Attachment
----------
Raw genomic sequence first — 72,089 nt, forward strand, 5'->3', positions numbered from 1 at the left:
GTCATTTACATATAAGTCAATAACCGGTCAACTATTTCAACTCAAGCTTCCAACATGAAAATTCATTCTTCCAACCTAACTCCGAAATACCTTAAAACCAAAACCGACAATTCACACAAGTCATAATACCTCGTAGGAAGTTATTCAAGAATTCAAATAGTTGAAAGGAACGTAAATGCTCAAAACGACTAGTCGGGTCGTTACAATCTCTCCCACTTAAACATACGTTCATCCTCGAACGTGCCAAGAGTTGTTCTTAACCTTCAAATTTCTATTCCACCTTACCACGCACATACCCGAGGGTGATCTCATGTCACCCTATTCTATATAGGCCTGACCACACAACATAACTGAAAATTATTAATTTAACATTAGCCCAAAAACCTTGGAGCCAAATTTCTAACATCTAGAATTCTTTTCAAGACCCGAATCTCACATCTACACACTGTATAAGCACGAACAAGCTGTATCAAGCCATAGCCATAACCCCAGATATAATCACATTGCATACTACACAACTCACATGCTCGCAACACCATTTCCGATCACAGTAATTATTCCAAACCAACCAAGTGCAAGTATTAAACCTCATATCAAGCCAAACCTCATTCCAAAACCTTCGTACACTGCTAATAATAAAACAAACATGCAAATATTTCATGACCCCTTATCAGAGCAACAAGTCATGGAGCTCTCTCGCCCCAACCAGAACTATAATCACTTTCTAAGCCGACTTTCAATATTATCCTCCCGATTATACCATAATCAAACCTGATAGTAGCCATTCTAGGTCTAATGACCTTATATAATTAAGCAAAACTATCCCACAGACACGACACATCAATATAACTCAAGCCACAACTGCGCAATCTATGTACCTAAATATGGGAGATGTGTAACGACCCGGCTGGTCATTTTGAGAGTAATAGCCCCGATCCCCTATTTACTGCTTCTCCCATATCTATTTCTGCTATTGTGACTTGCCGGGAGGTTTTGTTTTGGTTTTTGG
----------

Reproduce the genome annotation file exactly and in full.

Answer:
Raw genomic sequence first — 72,089 nt, forward strand, 5'->3', positions numbered from 1 at the left:
GTCATTTACATATAAGTCAATAACCGGTCAACTATTTCAACTCAAGCTTCCAACATGAAAATTCATTCTTCCAACCTAACTCCGAAATACCTTAAAACCAAAACCGACAATTCACACAAGTCATAATACCTCGTAGGAAGTTATTCAAGAATTCAAATAGTTGAAAGGAACGTAAATGCTCAAAACGACTAGTCGGGTCGTTACAATCTCTCCCACTTAAACATACGTTCATCCTCGAACGTGCCAAGAGTTGTTCTTAACCTTCAAATTTCTATTCCACCTTACCACGCACATACCCGAGGGTGATCTCATGTCACCCTATTCTATATAGGCCTGACCACACAACATAACTGAAAATTATTAATTTAACATTAGCCCAAAAACCTTGGAGCCAAATTTCTAACATCTAGAATTCTTTTCAAGACCCGAATCTCACATCTACACACTGTATAAGCACGAACAAGCTGTATCAAGCCATAGCCATAACCCCAGATATAATCACATTGCATACTACACAACTCACATGCTCGCAACACCATTTCCGATCACAGTAATTATTCCAAACCAACCAAGTGCAAGTATTAAACCTCATATCAAGCCAAACCTCATTCCAAAACCTTCGTACACTGCTAATAATAAAACAAACATGCAAATATTTCATGACCCCTTATCAGAGCAACAAGTCATGGAGCTCTCTCGCCCCAACCAGAACTATAATCACTTTCTAAGCCGACTTTCAATATTATCCTCCCGATTATACCATAATCAAACCTGATAGTAGCCATTCTAGGTCTAATGACCTTATATAATTAAGCAAAACTATCCCACAGACACGACACATCAATATAACTCAAGCCACAACTGCGCAATCTATGTACCTAAATATGGGAGATGTGTAACGACCCGGCTGGTCATTTTGAGAGTAATAGCCCCGATCCCCTATTTACTGCTTCTCCCATATCTATTTCTGCTATTGTGACTTGCCGGGAGGTTTTGTTTTGGTTTTTGG